“Time-of-day rates requires consumers to think not only about how much energy they use, but when they use it. Electricity costs less overnight and on weekends, if you have a system with a storage capability, like Neothermal ETS, you can take advantage of the cheaper cost of electricity.” - Jill Johnson
The science behind the Neothermal ETS evolved from the same crystallization process as a reusable hand warmer.
CRTO, Louis Desgrosseilliers, and CEO, Jill Johnson, working on a story board for an upcoming video to promote the Neothermal ETS.
More and more, people want to understand and better control energy usage in their homes. As the price of electricity rises, they want to know how they can save money on monthly bills.
Inspired by the changing energy market, Louis Desgrosseilliers and Jill Johnson, co-owners of Neothermal Energy Storage, a clean tech startup; came up with Neothermal Electric Thermal Storage (ETS) – an electric space heater that stores heat and takes advantage of time-of-day rates. Louis first thought of the idea eight years ago and began development at Dalhousie University in 2014.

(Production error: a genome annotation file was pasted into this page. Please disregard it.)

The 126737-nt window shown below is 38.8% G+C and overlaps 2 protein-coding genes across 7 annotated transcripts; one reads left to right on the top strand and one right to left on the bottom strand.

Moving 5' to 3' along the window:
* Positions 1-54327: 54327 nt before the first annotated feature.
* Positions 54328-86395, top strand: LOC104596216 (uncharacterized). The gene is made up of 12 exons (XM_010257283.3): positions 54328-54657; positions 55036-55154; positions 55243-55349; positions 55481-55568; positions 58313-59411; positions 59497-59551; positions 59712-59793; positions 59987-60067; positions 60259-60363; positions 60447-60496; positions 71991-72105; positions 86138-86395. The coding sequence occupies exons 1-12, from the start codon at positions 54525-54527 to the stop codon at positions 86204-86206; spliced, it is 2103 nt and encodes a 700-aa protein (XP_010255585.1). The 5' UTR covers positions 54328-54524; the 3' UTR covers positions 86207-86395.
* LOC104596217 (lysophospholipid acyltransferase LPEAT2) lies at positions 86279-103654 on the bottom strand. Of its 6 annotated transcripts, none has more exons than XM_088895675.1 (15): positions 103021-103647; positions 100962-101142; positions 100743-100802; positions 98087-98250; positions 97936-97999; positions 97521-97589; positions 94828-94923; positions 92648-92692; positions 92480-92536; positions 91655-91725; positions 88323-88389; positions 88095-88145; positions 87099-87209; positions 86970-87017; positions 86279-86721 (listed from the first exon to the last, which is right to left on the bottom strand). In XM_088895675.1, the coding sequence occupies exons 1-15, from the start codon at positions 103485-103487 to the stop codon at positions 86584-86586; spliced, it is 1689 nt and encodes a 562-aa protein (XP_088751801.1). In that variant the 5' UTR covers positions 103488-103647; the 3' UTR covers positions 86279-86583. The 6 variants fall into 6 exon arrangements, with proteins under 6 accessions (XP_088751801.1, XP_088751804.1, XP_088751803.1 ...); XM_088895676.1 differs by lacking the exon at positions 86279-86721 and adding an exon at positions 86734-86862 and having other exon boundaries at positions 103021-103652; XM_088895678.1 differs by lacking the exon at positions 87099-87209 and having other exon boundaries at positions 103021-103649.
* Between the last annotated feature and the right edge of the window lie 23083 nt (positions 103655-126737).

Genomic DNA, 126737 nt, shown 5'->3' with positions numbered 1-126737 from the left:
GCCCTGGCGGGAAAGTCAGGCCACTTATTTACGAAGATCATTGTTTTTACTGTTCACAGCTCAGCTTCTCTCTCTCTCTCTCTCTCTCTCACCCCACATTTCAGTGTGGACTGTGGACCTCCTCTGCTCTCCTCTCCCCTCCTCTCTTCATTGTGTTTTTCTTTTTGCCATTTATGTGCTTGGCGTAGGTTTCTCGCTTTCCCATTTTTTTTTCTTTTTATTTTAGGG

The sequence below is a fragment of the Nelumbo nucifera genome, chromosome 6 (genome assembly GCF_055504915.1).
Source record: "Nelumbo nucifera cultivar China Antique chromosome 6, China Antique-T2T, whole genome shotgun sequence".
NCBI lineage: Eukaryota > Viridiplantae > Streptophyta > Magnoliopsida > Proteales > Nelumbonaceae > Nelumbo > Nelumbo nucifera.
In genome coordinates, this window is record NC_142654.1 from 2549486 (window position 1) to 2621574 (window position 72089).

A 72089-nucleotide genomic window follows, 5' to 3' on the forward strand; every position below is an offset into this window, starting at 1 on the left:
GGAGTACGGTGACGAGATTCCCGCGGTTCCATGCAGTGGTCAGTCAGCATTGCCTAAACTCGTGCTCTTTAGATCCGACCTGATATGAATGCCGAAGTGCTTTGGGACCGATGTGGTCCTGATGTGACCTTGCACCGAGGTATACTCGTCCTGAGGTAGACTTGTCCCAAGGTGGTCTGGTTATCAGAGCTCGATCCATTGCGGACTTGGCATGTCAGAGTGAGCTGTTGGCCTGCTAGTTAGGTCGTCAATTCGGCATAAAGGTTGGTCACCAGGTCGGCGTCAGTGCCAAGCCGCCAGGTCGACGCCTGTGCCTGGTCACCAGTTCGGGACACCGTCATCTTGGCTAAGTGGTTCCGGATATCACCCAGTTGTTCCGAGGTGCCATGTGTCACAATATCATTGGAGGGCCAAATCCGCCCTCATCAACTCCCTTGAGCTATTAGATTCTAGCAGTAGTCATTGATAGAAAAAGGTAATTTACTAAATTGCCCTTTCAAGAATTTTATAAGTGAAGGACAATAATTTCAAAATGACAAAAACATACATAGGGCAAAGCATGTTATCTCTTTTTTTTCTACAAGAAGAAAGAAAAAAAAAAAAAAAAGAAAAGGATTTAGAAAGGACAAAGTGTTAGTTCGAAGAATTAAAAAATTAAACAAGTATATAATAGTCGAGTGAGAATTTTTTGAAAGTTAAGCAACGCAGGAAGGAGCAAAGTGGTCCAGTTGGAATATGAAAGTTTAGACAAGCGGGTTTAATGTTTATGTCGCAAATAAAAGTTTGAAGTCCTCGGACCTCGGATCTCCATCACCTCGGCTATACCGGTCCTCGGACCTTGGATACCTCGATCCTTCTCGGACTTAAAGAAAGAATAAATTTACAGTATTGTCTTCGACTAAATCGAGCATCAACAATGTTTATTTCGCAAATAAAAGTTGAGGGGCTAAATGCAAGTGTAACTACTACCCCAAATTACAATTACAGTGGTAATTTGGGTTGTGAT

Three years ago, Louis and Jill moved their testing site into the Applied Energy Research Lab at the Ivany Campus where they began to develop their first prototype.
Collaborating with Applied Energy Research
“It kind of looked like a mad scientist set-up,” says Dr. Alain Joseph, Director of Applied Research, reflecting on the early days of product development. “It’s been impressive watching them smooth out their idea into a functioning prototype.”
The first prototype of the Neothermal ETS is now setup, functioning, and being tested in the NSCC energy-efficient home, Pilikan House. NSCC staff and students are collecting data on the power consumption of the unit and multiple temperature sensors. The results will determine how Neothermal ETS works in energy-efficient homes and inform strategies for storing renewable energy.
“Being part of a tight-knit energy community is what has enabled us to succeed,” says Jill. “Organizations like NSCC, Evergreen Electric, Innovacorp, and many others have supported us throughout our journey; we couldn’t have done it without them.”
Gearing up for full market launch
A second prototype unit installed in a residential home is also collecting data. With help from the NSCC Applied Energy Research team, Neothermal Energy Storage will compare results from the two prototypes to evaluate performance and improve its design prior to pilot testing this fall and full market launch in 2020.
The final steps are refining the size of the appliance and reducing the cost to build it.
“When you combine electronics, chemistry, and mechanics, you’re bound to encounter some unexpected challenges along the way,” says Louis.
“After years of hard work, and a few setbacks, it’s pretty rewarding to know Neothermal ETS is this close to being market ready.”